Houston Methodist. Leading Medicine

Hand FAQ


I have two fingers on my right hand that seem to be stuck in a bent position. At first I was told it's Duputren's. Since it hasn't gotten worse, now they tell me it's really nonDupuytren's. What is that?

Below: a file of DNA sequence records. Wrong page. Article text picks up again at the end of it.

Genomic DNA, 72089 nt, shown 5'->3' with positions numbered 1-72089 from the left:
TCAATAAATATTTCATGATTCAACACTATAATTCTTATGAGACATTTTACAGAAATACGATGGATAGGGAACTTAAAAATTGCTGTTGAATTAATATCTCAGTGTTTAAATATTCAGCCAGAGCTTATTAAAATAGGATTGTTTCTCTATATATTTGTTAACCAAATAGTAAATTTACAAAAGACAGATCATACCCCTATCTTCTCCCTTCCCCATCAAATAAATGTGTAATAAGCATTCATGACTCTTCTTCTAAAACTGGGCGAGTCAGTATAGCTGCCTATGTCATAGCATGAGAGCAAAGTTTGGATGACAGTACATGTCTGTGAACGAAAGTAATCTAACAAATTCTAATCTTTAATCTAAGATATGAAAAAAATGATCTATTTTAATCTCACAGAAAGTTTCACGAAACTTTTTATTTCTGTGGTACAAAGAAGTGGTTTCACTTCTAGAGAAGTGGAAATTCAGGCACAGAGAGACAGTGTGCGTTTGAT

Dupuytren's contracture is a fairly common disorder of the fingers. The palmar fascia (connective tissue of the palm) contracts, or tightens. This contracture is like extra scar tissue just under the skin. Without treatment, the contracture can become so severe the finger no longer straightens. It most often affects the ring or little finger, sometimes both, and often in both hands. No one knows exactly what causes Dupuytren's contracture. The condition is rare in young people but becomes more common with age. When it appears at an early age, it usually progresses rapidly and is often very severe. The condition tends to progress more quickly in men than in women. At first, when this condition is mild, careful observation is advised. If the contracture stays the same and doesn't get worse, it may be referred to as nonDupuytren disease. It sounds like this is your situation. If hand function is not impaired, there may be no reason to treat the problem aggressively. Ghazi M. Rayan, MD. Nonoperative Treatment of Dupuytren's Disease. In The Journal of Hand Surgery. September 2008. Vol. 33A. No. 7. Pp. 1208-1210.

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